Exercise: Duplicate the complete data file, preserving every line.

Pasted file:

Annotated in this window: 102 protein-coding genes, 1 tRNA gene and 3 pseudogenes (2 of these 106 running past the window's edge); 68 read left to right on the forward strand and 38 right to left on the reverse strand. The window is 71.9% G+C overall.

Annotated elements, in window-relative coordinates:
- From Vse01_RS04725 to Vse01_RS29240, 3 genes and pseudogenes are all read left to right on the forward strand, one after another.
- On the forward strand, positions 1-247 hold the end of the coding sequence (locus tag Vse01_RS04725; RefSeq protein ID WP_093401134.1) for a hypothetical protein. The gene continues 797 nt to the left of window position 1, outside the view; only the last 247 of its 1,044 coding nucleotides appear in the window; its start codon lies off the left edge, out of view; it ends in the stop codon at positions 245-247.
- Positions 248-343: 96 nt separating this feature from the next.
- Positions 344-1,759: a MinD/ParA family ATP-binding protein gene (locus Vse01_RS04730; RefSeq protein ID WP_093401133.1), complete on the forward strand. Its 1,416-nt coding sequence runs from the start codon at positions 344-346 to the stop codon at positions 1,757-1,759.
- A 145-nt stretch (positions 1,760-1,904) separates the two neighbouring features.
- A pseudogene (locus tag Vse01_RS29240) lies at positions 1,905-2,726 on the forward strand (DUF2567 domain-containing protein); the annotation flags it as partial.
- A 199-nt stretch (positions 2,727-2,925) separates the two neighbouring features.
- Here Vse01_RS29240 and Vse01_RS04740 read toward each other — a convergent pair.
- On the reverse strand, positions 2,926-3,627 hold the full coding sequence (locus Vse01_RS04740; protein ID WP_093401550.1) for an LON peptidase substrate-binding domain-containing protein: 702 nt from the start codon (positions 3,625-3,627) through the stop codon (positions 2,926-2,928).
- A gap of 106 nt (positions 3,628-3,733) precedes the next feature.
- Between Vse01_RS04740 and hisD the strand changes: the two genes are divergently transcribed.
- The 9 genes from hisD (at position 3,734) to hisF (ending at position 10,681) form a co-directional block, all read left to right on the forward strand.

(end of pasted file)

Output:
Annotated in this window: 102 protein-coding genes, 1 tRNA gene and 3 pseudogenes (2 of these 106 running past the window's edge); 68 read left to right on the forward strand and 38 right to left on the reverse strand. The window is 71.9% G+C overall.

Annotated elements, in window-relative coordinates:
- From Vse01_RS04725 to Vse01_RS29240, 3 genes and pseudogenes are all read left to right on the forward strand, one after another.
- On the forward strand, positions 1-247 hold the end of the coding sequence (locus tag Vse01_RS04725; RefSeq protein ID WP_093401134.1) for a hypothetical protein. The gene continues 797 nt to the left of window position 1, outside the view; only the last 247 of its 1,044 coding nucleotides appear in the window; its start codon lies off the left edge, out of view; it ends in the stop codon at positions 245-247.
- Positions 248-343: 96 nt separating this feature from the next.
- Positions 344-1,759: a MinD/ParA family ATP-binding protein gene (locus Vse01_RS04730; RefSeq protein ID WP_093401133.1), complete on the forward strand. Its 1,416-nt coding sequence runs from the start codon at positions 344-346 to the stop codon at positions 1,757-1,759.
- A 145-nt stretch (positions 1,760-1,904) separates the two neighbouring features.
- A pseudogene (locus tag Vse01_RS29240) lies at positions 1,905-2,726 on the forward strand (DUF2567 domain-containing protein); the annotation flags it as partial.
- A 199-nt stretch (positions 2,727-2,925) separates the two neighbouring features.
- Here Vse01_RS29240 and Vse01_RS04740 read toward each other — a convergent pair.
- On the reverse strand, positions 2,926-3,627 hold the full coding sequence (locus Vse01_RS04740; protein ID WP_093401550.1) for an LON peptidase substrate-binding domain-containing protein: 702 nt from the start codon (positions 3,625-3,627) through the stop codon (positions 2,926-2,928).
- A gap of 106 nt (positions 3,628-3,733) precedes the next feature.
- Between Vse01_RS04740 and hisD the strand changes: the two genes are divergently transcribed.
- The 9 genes from hisD (at position 3,734) to hisF (ending at position 10,681) form a co-directional block, all read left to right on the forward strand.